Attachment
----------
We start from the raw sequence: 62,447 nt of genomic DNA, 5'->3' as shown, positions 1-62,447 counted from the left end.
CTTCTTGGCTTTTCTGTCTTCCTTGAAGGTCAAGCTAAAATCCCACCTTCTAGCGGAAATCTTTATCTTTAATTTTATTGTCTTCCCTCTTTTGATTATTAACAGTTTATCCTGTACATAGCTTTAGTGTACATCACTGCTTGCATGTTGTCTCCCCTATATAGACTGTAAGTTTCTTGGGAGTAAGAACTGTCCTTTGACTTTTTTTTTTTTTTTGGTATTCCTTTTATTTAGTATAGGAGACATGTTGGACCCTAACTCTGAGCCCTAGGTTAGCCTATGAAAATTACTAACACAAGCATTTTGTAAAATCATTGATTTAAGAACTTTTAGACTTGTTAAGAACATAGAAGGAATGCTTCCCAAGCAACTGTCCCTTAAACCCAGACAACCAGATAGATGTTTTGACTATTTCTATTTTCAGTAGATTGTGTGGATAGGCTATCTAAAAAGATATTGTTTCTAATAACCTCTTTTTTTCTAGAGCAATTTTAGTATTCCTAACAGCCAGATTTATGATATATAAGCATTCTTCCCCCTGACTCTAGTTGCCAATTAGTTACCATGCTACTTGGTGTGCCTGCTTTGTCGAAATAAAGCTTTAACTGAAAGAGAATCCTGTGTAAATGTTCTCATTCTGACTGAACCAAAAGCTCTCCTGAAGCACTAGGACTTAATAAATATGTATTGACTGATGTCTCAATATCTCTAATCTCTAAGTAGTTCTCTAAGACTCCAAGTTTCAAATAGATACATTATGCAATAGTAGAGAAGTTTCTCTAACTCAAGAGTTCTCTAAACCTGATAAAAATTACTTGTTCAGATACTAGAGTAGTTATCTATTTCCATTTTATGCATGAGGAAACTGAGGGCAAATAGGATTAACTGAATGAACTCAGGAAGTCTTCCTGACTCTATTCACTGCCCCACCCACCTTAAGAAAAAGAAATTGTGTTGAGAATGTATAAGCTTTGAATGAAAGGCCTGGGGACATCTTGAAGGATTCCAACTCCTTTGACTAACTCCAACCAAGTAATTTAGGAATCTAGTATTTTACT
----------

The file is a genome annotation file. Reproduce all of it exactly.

We start from the raw sequence: 62,447 nt of genomic DNA, 5'->3' as shown, positions 1-62,447 counted from the left end.
CTTCTTGGCTTTTCTGTCTTCCTTGAAGGTCAAGCTAAAATCCCACCTTCTAGCGGAAATCTTTATCTTTAATTTTATTGTCTTCCCTCTTTTGATTATTAACAGTTTATCCTGTACATAGCTTTAGTGTACATCACTGCTTGCATGTTGTCTCCCCTATATAGACTGTAAGTTTCTTGGGAGTAAGAACTGTCCTTTGACTTTTTTTTTTTTTTTGGTATTCCTTTTATTTAGTATAGGAGACATGTTGGACCCTAACTCTGAGCCCTAGGTTAGCCTATGAAAATTACTAACACAAGCATTTTGTAAAATCATTGATTTAAGAACTTTTAGACTTGTTAAGAACATAGAAGGAATGCTTCCCAAGCAACTGTCCCTTAAACCCAGACAACCAGATAGATGTTTTGACTATTTCTATTTTCAGTAGATTGTGTGGATAGGCTATCTAAAAAGATATTGTTTCTAATAACCTCTTTTTTTCTAGAGCAATTTTAGTATTCCTAACAGCCAGATTTATGATATATAAGCATTCTTCCCCCTGACTCTAGTTGCCAATTAGTTACCATGCTACTTGGTGTGCCTGCTTTGTCGAAATAAAGCTTTAACTGAAAGAGAATCCTGTGTAAATGTTCTCATTCTGACTGAACCAAAAGCTCTCCTGAAGCACTAGGACTTAATAAATATGTATTGACTGATGTCTCAATATCTCTAATCTCTAAGTAGTTCTCTAAGACTCCAAGTTTCAAATAGATACATTATGCAATAGTAGAGAAGTTTCTCTAACTCAAGAGTTCTCTAAACCTGATAAAAATTACTTGTTCAGATACTAGAGTAGTTATCTATTTCCATTTTATGCATGAGGAAACTGAGGGCAAATAGGATTAACTGAATGAACTCAGGAAGTCTTCCTGACTCTATTCACTGCCCCACCCACCTTAAGAAAAAGAAATTGTGTTGAGAATGTATAAGCTTTGAATGAAAGGCCTGGGGACATCTTGAAGGATTCCAACTCCTTTGACTAACTCCAACCAAGTAATTTAGGAATCTAGTATTTTACT